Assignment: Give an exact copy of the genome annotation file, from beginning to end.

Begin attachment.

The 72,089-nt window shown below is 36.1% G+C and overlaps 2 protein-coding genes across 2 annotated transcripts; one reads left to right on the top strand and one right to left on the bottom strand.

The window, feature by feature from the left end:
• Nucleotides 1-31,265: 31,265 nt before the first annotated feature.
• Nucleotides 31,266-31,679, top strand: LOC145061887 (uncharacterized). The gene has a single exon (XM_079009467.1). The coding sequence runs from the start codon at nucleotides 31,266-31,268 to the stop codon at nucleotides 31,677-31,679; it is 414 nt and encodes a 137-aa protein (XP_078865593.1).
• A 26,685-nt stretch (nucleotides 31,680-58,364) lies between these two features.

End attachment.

The 72,089-nt window shown below is 36.1% G+C and overlaps 2 protein-coding genes across 2 annotated transcripts; one reads left to right on the top strand and one right to left on the bottom strand.

The window, feature by feature from the left end:
• Nucleotides 1-31,265: 31,265 nt before the first annotated feature.
• Nucleotides 31,266-31,679, top strand: LOC145061887 (uncharacterized). The gene has a single exon (XM_079009467.1). The coding sequence runs from the start codon at nucleotides 31,266-31,268 to the stop codon at nucleotides 31,677-31,679; it is 414 nt and encodes a 137-aa protein (XP_078865593.1).
• A 26,685-nt stretch (nucleotides 31,680-58,364) lies between these two features.